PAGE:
On 20 November 2020, United States District Court Judge Richard J. Leon ruled that the military’s use of a court-martial against a Fleet Marine Corps Reservist was unconstitutional. Just two months later, a divided en banc Navy-Marine Corps Court of Criminal Appeals (NMCCA) held that courts-martial did have jurisdiction over the same group of military retirees. Now on appeal before the DC Circuit (CADC) and the Court of Appeals for the Armed Forces (CAAF), respectively, these cases have set the courts on a potential collision course.
Despite undergoing a broad overhaul in 2016, the Uniform Code of Military Justice still allows for the prosecution of certain military retirees. Specifically, Article 2(a)(4) and (6) subject Fleet Reservists, Fleet Marine Corps Reservists, and regular component retirees who are entitled to pay to continuous UCMJ jurisdiction. In contrast, reservists are only subject to UCMJ jurisdiction while acting in their capacity as reservists, i.e., during inactive duty training or while on active duty. And retired reservists are never subject to the UCMJ unless they are receiving hospitalization from an armed force.
Whether Article 2(a)(4) and (6) are constitutional carries significant implications for those individuals affected. For instance, how the court answers this question will decide whether an accused retiree will face a civilian trial with a jury or a court-martial with a member panel.
United States v. Begani
Military courts have consistently found the practice of prosecuting qualifying retirees under the UCMJ to be constitutional. After all, the UCMJ has conferred jurisdiction over such individuals since its inception in 1950.
The first crack in this line of precedent, however, came in United States v. Begani.
Retired Navy Chief Petty Officer Stephen Begani, who was serving in the Fleet Reserve at the time of the alleged incident, challenged his prosecution under the Constitution’s Equal Protection Clause. Begani argued that Fleet Reservists and reserve component retirees are similarly situated. Consequently, it violates the Equal Protection Clause to subject Fleet Reservists to the UCMJ while not subjecting reserve component retirees to the UCMJ.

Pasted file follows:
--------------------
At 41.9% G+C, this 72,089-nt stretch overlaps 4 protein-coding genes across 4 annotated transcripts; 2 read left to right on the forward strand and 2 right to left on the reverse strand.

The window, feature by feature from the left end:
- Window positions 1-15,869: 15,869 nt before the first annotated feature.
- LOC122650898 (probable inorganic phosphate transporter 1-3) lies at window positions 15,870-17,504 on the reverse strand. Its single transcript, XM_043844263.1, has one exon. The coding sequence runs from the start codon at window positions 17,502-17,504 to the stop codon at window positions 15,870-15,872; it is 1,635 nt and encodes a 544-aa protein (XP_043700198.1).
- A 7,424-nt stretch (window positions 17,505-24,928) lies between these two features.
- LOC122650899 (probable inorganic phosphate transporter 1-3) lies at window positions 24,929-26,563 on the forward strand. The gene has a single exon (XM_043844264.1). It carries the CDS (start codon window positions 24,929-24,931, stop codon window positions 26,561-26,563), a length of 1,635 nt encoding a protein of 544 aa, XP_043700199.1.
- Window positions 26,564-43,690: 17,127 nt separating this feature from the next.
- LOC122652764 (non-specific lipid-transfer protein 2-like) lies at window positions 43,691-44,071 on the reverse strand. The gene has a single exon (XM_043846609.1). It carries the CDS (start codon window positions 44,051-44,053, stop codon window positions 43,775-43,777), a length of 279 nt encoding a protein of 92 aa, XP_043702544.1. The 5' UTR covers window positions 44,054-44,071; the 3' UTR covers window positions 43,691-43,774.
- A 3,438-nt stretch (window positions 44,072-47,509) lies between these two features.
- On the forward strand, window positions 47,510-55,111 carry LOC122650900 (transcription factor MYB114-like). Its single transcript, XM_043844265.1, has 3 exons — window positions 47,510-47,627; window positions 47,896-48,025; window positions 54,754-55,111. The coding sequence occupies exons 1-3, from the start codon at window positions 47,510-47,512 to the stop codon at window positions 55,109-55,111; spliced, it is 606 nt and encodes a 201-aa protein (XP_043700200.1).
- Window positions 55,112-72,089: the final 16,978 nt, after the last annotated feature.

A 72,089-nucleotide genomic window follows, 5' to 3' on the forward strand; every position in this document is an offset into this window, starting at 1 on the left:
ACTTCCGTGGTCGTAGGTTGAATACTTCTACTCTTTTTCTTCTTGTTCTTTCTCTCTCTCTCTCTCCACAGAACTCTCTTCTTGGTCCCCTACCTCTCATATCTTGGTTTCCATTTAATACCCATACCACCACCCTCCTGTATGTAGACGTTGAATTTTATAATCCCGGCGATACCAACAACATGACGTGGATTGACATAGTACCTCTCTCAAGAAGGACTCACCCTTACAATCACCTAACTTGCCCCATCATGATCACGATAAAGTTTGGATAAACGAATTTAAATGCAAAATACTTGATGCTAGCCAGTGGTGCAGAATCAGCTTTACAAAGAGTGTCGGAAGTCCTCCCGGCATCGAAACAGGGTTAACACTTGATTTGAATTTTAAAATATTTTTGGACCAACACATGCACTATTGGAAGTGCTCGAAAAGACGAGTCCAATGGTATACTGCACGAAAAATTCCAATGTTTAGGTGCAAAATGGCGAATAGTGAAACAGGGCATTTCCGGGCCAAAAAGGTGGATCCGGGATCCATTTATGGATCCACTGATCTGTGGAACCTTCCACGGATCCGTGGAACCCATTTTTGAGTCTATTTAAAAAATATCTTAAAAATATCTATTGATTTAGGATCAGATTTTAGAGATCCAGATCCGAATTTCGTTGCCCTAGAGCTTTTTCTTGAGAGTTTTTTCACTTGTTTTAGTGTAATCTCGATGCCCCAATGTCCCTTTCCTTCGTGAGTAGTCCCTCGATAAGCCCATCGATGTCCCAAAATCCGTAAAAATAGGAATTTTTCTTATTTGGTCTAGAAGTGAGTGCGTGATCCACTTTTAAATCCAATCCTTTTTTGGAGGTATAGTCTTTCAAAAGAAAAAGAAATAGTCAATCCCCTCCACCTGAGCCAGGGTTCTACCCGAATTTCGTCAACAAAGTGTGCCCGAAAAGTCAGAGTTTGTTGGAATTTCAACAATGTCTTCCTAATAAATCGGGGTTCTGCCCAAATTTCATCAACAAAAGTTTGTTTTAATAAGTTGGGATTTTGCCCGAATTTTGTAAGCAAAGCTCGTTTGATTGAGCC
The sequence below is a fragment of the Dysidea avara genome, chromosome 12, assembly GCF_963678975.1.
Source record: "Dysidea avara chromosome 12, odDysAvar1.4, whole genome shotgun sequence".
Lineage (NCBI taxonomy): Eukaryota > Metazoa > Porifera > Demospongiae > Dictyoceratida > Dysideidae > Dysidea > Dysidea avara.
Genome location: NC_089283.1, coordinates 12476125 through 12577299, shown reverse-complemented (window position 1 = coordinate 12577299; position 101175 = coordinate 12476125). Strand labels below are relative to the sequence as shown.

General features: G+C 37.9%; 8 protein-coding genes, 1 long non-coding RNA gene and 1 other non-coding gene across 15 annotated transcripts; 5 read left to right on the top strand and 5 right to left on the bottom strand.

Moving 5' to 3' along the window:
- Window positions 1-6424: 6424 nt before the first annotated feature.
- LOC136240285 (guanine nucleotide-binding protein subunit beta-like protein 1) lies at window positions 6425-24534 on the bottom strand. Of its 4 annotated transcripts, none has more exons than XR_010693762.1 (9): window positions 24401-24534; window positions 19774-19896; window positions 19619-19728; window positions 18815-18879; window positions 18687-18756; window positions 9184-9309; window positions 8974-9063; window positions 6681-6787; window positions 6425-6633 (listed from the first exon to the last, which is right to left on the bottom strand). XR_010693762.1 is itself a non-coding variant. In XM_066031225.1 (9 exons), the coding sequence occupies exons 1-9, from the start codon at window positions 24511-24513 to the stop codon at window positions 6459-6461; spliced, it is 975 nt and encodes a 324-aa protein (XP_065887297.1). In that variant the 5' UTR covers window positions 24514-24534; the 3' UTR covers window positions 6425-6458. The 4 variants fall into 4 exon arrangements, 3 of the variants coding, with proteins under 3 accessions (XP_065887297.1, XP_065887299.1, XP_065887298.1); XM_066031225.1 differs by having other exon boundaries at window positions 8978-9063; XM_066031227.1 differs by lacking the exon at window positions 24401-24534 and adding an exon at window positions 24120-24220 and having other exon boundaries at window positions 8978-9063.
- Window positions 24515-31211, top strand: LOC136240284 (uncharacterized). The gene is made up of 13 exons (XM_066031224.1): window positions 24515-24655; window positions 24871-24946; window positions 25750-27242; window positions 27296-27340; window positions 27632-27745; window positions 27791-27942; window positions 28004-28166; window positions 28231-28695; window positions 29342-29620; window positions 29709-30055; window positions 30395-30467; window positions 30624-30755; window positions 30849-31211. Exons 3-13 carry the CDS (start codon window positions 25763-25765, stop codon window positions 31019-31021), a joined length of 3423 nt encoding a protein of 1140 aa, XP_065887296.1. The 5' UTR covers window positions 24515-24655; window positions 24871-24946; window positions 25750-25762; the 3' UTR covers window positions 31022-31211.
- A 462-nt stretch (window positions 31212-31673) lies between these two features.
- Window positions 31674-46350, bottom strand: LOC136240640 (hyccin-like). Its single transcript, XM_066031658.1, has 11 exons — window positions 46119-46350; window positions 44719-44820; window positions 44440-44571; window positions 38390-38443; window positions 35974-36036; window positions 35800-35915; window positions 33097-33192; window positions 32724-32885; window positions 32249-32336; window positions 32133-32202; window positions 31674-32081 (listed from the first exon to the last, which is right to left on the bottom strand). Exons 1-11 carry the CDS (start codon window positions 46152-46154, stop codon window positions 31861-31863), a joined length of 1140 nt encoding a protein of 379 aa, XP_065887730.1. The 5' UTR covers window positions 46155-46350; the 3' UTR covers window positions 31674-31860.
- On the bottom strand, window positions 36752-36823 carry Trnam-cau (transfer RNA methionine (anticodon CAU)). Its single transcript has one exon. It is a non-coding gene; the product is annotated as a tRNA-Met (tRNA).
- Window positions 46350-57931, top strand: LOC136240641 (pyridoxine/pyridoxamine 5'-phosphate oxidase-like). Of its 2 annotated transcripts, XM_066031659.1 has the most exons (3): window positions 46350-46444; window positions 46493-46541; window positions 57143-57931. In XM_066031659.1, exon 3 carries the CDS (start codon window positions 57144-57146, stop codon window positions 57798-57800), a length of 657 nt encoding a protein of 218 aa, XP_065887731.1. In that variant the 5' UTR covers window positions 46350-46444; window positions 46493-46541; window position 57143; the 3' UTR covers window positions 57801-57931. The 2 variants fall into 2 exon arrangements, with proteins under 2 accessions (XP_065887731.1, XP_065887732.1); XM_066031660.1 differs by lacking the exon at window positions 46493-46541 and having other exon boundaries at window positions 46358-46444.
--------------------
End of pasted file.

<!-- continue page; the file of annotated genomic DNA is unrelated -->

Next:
A unanimous three judge NMCCA panel agreed with Begani. The court found that Fleet Reservists, regular component retirees, and retired members of reserve components were similarly situated for the purpose of an Equal Protection inquiry. Because fundamental rights were at stake, the court applied strict scrutiny, rejecting the argument that deference to Congress’s power to regulate the armed forces required a lesser standard. Ultimately, the court found that Article 2(a)(4) and (6) violate the Due Process Clause.
But Begani’s victory was short-lived. The NMCCA granted the government’s request for en banc consideration, and the court held four to three that the court-martial had jurisdiction over Begani.
Two judges—Judge Gaston and Senior Judge King—found that the court-martial “most assuredly” had jurisdiction. But instead of addressing the equal protection claim, the concurrence held that Begani knowingly and intentionally waived the claim when he failed to raise it during the court-martial.